Beef label vote

30 June 2000

Beef label vote

could win day

By Alistair Driver

and Shelley Wright

FARMING leaders, desperately concerned about the cost burden associated with proposed EU beef labelling rules, are pinning their hopes on a crucial vote in the European Parliament next Wednesday (July 5).

Euro-MPs in Strasbourg will debate the proposals, which currently require all beef to be labelled with the category of animal it comes from, such as bull, heifer, steer or cow.

The Meat and Livestock Commission has estimated this will add 10% to the cost of production, which MLC chairman Don Curry said will be passed back to the producer. But he said the extra cost of the controversial "categorisation" proposal would do nothing to improve public safety.

The EU Commission wants the new beef regulations, which will see the introduction of country of origin labelling, in place by September. EU farm ministers are aiming to finalise details of the new regulations when they meet at the end of July.

Only if the MEPs vote against the controversial categorisation proposal and others that the EU meat industry is unhappy with will there be any chance of amendments being introduced. But even if MEPs do vote to amend the legislation this could be over-turned by the council of ministers.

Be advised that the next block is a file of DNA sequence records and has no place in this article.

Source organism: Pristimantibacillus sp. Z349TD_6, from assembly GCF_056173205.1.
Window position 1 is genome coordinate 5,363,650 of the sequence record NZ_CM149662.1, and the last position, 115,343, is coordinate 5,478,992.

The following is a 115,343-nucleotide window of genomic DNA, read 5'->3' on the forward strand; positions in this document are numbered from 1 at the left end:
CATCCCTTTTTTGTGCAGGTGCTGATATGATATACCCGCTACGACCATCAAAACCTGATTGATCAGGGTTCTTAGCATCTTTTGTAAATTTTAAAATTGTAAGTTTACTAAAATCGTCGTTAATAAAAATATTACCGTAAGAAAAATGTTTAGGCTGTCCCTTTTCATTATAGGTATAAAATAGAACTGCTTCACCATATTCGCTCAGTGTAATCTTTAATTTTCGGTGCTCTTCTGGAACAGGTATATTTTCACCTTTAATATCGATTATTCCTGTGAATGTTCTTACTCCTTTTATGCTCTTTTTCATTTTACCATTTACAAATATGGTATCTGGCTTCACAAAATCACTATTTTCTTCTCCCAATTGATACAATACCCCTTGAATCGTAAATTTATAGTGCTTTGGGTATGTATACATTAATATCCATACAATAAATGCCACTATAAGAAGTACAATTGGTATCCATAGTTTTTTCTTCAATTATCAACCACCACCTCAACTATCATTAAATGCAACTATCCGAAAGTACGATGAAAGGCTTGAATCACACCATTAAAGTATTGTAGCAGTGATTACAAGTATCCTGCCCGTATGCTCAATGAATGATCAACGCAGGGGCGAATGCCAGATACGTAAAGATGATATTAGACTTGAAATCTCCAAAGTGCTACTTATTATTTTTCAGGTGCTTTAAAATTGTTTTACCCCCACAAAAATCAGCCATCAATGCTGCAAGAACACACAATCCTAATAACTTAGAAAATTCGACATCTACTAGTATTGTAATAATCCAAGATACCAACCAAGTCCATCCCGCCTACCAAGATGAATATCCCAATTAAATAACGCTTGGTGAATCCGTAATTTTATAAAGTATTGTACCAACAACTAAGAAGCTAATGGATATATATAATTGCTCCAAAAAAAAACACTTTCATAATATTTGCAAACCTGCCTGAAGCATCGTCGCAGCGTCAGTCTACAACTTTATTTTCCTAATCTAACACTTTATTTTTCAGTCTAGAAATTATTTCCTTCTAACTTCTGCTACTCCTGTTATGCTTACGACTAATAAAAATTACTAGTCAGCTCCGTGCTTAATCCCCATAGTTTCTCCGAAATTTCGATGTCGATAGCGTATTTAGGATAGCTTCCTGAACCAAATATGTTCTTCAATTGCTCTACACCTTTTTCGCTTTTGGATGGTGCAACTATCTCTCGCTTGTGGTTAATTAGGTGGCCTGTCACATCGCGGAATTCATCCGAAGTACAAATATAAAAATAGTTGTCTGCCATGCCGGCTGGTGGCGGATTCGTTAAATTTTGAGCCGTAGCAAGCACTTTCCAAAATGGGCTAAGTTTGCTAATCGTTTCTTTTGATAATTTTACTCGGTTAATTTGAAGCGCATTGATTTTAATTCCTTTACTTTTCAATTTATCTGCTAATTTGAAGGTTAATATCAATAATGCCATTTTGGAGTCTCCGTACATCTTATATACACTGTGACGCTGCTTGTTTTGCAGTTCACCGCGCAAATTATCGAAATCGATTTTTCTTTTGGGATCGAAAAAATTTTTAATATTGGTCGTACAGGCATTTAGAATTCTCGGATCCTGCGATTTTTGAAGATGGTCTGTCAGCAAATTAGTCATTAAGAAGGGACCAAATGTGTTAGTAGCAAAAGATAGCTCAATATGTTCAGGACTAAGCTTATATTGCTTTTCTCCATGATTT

NFU president Ben Gill described the labelling proposals as bureaucracy gone mad.

If the proposals are not rejected, the British Isles would be hit hardest, he said. "There are no steers or heifers in Germany and many other EU countries."

Farm minister Nick Brown said his officials were still talking to the commission in a bid to ensure that labelling classifications did not put the UK at a disadvantage.

One of the companies that stands to lose from the new laws, the processor ABP, attempted to show the likely impact of the proposed labelling laws during a visit by a MEP to its Ellesmere plant last Friday.

West Midlands MEP Philip Bushill-Matthews was shown how the categorisation proposal will add between £20 and £50 an animal to production costs.

Mr Bushill-Matthews, has previously tabled amendments to the legislation and will be a keynote speaker during Wednesdays debate in Brussels before the vote.

Supermarket giant Tesco has also joined the argument warning that the labels will do nothing for consumer safety.

British farming and meat industry bodies are also pushing for the phrase "slaughtered in" to be dropped from labels.

The bodies believe that the phrase would be inoffensive in many EU member states but would have negative connotations when translated into English.

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